NASA Issues Statement After Claims That the World Will End Tomorrow

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David Meade, a “Christian numerologist,” claims that the world is going to end tomorrow, September 23. He made the prediction for 33 days after the total solar eclipse, an event that Meade considered an omen, based on the supposed significance of that number in the Bible. NASA, however, chose to respond to the claims, asserting that predictions are baseless.

As reported by the Washington Post, Meade’s assertion is based largely on verse and various numerical codes. He considers the number 33 to be particularly meaningful.

“Jesus lived for 33 years. The name Elohim, which is the name of God to the Jews, was mentioned 33 times [in the Bible],” said Meade. “It’s a very biblically significant, numerologically significant number. I’m talking astronomy. I’m talking the Bible… and merging the two.”

Meade isn’t the only one claiming the end is nigh as multiple people have focused on September 23 as the date when all people are doomed. Many of the predictions center around a planet called Niburu or Planet X colliding with the Earth, bringing destruction to all.

Some theories also believe the Rapture will coincide with the event, leading all believers to be immediately whisked away to heaven and everyone else left to endure the apocalypse.

It’s the involvement of Niburu that prompted NASA to respond to the claims. In a statement, NASA said, “Various people are ‘predicting that [the] world will end Sept 23 when another planet collides with Earth,” continuing, “The planet in question, Niburu, doesn’t exist, so there will be no collision.”

The rogue planet known as Niburu was said to be discovered by the Sumerians. It has been associated with previous doomsday predictions, including in May 2003 and in December 2012. The claims state that Niburu has been able to avoid detection.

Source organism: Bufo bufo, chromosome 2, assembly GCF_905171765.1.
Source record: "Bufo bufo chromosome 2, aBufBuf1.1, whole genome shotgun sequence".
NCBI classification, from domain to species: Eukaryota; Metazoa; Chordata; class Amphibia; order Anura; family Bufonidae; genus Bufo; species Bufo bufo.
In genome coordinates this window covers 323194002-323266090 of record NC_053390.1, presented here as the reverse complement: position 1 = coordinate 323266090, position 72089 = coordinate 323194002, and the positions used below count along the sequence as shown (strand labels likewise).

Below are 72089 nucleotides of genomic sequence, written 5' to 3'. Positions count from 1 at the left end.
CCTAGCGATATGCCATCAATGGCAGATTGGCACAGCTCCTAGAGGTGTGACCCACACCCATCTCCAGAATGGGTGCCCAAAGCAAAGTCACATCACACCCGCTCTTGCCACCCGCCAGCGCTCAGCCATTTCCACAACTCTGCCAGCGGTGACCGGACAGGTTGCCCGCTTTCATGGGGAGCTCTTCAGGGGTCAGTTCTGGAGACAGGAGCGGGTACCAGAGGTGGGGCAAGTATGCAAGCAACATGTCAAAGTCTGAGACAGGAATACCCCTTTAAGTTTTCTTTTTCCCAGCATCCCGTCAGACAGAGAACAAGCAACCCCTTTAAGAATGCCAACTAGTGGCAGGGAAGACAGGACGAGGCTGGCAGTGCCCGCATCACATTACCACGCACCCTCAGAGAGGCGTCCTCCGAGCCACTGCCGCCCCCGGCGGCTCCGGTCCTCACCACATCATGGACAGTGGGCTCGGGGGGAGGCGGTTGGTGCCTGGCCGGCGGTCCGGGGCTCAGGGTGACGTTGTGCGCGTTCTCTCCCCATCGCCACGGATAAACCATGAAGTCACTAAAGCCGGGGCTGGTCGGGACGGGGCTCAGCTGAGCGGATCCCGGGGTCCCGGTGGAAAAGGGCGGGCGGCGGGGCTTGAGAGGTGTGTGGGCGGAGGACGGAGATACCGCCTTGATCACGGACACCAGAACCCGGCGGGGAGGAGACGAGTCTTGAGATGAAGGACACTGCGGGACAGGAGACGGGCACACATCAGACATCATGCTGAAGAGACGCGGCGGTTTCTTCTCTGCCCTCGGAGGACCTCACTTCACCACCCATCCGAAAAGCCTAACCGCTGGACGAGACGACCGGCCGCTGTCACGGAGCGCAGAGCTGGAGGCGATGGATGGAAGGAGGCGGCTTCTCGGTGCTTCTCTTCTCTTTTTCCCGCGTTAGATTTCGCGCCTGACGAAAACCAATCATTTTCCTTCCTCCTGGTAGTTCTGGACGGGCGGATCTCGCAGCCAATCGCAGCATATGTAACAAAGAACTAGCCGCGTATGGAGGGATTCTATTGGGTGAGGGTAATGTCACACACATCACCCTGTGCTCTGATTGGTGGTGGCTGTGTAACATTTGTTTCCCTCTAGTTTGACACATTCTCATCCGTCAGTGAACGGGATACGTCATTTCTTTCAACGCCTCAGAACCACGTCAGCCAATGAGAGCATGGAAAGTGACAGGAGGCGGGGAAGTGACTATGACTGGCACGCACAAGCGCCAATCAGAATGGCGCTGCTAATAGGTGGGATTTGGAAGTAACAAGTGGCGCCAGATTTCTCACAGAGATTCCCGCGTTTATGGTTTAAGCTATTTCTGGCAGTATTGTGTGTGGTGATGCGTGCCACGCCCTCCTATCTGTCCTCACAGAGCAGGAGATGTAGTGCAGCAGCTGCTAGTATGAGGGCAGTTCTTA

NASA responded to that point as well, saying, “If Niburu or Planet X were real and headed for an encounter with [Earth], astronomers would have been tracking it for at least the past decade, and it would be visible by now to the naked eye.”

To clarify, Meade isn’t saying that the world will end entirely on Saturday, just that various prophecies in the Book of Revelation will begin on September 23, starting a series of apocalyptic events that will take place over multiple weeks.

“The world is not ending, but the world as we know it is ending,” said Meade. “A major part of the world will not be the same the beginning of October.”

However, some take issue with Meade’s expertise. Ed Stetzer, an executive director and professor at Wheaton College’s Billy Graham Center for Evangelism, stated, “There’s no such thing as a Christian numerologist,” adding, “You basically got a made-up expert in a made-up field talking about a made-up event… It sort of justifies that there’s a special secret number codes in the Bible that nobody believes.”

“Whenever someone tells you they have found a secret number code in the Bible, end the conversation,” said Stetzer in an interview with Christianity Today. “Everything else he or she says can be discounted.”

Meade asserts he has never referred to himself as a Christian numerologist, instead calling himself a researcher who studies astronomy at an unnamed Kentucky university.

h/t IFL Science